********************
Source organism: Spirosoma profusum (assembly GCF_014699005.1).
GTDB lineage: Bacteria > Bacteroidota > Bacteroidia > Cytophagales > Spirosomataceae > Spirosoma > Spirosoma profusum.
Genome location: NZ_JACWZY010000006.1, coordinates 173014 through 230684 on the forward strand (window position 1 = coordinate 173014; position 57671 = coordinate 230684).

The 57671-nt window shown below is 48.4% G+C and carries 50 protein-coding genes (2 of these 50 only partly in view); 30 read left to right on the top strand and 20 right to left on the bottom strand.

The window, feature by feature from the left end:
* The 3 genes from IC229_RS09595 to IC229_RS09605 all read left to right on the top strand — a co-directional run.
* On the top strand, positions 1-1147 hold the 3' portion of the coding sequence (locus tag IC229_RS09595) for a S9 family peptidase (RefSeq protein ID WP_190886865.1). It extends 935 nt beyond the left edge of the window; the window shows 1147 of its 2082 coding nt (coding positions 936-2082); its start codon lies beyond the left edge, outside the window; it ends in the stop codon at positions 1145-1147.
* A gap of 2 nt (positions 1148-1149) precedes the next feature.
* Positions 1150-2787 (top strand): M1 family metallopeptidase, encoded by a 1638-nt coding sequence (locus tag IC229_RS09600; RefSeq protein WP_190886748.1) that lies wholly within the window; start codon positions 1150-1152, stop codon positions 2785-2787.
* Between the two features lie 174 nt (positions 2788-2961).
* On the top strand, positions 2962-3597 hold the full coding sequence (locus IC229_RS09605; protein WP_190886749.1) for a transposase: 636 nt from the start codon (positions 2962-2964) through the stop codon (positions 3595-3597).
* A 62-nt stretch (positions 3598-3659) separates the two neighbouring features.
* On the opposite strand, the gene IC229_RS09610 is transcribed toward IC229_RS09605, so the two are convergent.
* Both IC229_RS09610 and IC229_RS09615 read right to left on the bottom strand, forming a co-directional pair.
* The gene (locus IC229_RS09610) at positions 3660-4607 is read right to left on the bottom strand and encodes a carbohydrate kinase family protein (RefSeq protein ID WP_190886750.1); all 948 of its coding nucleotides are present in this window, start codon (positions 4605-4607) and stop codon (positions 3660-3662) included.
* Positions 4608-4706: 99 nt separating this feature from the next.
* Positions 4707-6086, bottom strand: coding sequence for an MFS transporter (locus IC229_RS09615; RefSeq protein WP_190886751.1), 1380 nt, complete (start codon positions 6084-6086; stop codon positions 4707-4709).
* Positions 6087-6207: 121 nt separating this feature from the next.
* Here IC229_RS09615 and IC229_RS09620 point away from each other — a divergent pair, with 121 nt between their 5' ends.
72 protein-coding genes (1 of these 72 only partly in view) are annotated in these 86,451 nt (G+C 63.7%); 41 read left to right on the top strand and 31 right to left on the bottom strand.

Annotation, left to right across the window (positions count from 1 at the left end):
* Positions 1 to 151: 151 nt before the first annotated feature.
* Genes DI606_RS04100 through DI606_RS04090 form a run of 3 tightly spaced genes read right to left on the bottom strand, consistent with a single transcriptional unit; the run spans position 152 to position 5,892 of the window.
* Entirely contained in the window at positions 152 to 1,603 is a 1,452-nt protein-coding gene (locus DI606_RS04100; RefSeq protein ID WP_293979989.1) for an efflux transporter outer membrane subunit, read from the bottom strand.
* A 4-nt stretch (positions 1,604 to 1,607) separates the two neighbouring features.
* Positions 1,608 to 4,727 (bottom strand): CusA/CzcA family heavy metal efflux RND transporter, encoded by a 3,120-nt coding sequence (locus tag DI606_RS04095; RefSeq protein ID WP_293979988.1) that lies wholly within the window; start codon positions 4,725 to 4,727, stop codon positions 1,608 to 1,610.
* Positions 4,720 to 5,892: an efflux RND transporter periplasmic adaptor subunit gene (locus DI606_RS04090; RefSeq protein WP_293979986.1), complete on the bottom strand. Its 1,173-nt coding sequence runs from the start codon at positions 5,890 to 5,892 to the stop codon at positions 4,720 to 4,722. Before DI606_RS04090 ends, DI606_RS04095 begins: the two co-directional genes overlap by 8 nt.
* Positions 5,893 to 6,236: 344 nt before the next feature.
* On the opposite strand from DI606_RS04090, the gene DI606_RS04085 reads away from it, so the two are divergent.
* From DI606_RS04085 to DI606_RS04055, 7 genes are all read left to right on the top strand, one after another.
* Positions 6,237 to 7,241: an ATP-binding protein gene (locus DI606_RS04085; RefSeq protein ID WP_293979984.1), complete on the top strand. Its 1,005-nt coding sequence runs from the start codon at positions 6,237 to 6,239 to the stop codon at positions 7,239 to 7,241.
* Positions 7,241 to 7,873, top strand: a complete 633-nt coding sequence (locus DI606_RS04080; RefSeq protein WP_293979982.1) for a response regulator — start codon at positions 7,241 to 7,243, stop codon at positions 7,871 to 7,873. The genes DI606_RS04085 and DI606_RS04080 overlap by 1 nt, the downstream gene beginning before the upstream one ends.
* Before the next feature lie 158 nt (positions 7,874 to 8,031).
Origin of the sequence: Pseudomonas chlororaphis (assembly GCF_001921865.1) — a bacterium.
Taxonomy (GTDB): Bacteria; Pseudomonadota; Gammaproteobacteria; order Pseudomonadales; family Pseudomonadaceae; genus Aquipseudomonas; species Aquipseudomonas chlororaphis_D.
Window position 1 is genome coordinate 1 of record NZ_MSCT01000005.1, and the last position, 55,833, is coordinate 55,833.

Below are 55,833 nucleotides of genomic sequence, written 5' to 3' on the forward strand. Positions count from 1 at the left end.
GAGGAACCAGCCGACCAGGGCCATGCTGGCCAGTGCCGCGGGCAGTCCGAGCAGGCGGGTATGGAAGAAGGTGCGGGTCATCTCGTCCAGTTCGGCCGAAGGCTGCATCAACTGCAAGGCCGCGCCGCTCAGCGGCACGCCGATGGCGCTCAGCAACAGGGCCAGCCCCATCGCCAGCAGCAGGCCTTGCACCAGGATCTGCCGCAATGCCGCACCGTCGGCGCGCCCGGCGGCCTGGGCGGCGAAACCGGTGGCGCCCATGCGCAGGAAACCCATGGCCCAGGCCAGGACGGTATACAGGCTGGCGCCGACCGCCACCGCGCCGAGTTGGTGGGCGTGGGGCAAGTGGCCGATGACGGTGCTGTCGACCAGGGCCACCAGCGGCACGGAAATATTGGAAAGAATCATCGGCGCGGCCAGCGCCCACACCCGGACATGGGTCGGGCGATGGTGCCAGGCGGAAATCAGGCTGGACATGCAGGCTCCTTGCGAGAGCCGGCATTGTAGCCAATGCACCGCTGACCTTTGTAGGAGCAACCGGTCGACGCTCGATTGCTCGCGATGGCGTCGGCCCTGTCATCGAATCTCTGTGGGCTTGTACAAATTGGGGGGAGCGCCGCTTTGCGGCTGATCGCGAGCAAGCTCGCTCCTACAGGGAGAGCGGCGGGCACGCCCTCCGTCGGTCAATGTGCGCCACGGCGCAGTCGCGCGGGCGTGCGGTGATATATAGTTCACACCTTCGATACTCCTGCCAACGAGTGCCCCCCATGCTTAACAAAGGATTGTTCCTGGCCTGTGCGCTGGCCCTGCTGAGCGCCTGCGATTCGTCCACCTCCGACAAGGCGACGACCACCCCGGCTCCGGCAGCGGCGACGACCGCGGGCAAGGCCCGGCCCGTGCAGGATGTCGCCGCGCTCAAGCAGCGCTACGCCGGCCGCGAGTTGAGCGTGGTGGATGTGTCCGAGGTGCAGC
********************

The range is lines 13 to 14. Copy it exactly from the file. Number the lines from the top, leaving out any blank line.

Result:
* On the opposite strand, the gene IC229_RS09610 is transcribed toward IC229_RS09605, so the two are convergent.
* Both IC229_RS09610 and IC229_RS09615 read right to left on the bottom strand, forming a co-directional pair.